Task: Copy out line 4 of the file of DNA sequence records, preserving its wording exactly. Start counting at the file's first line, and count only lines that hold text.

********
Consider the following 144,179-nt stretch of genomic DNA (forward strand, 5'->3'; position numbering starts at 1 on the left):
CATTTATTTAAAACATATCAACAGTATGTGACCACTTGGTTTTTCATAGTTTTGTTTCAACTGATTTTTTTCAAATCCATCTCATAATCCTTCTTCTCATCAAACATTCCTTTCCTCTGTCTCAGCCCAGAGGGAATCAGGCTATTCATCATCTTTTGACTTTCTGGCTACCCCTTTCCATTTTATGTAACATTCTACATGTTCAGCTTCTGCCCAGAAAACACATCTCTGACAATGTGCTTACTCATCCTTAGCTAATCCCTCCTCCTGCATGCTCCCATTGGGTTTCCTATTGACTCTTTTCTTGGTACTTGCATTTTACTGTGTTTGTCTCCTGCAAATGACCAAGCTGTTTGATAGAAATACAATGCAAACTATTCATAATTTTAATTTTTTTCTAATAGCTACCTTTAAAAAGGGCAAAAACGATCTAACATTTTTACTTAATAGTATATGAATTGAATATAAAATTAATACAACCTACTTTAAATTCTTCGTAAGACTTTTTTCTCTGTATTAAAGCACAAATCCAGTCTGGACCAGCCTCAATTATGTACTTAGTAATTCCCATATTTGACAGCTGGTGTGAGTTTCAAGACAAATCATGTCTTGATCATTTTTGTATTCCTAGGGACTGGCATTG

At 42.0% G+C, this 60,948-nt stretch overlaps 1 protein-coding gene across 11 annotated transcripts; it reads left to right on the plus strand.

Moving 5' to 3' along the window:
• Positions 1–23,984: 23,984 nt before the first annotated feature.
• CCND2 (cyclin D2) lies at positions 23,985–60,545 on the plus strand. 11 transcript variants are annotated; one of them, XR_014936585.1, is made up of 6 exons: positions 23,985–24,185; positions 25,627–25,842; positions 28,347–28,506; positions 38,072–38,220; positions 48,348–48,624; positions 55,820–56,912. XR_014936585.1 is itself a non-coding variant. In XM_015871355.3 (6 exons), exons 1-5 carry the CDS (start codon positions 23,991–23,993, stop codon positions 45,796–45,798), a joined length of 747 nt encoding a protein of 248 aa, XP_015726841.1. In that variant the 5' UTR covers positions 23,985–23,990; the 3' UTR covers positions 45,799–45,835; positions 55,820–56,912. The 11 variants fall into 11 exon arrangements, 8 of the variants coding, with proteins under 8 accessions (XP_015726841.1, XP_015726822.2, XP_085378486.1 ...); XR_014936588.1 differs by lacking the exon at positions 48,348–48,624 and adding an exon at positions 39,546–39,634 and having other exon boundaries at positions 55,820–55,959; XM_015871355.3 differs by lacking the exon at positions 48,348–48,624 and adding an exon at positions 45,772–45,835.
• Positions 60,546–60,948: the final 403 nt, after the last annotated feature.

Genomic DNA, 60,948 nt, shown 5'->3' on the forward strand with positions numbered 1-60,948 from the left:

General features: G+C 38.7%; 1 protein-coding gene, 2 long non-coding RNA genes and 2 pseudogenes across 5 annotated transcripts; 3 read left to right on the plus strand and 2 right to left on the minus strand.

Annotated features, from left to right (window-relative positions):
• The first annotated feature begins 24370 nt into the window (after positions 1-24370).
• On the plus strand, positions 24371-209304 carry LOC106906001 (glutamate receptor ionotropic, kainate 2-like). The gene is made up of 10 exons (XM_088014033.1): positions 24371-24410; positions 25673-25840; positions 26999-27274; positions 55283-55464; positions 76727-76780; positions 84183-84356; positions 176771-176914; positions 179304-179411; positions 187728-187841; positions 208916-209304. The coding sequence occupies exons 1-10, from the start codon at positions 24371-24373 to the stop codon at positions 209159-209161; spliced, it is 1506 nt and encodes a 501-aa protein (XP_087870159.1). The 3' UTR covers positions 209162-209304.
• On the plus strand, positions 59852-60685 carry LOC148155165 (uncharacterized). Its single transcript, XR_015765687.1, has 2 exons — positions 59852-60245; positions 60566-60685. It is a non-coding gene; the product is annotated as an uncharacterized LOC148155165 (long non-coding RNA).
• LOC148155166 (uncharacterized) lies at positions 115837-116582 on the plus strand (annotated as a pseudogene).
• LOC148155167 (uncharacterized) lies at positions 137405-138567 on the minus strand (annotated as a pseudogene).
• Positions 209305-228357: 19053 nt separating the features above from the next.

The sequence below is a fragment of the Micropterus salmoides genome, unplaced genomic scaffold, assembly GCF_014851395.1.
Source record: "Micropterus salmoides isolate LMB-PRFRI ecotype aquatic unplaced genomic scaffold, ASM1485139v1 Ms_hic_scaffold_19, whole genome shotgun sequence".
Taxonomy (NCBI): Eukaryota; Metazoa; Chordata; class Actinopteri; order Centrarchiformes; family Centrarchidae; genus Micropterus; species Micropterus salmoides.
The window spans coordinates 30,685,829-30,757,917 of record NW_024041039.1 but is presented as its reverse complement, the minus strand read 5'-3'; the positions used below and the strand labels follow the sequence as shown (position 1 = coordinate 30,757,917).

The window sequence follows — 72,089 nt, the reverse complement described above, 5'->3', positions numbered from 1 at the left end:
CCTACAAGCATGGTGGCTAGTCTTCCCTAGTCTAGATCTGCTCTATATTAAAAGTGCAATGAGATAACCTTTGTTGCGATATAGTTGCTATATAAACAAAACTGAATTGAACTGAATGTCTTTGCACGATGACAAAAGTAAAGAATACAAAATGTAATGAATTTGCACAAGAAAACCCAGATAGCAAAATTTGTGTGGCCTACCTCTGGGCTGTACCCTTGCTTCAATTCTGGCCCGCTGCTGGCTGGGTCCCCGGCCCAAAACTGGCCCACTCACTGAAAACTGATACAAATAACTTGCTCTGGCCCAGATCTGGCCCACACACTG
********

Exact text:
Moving 5' to 3' along the window: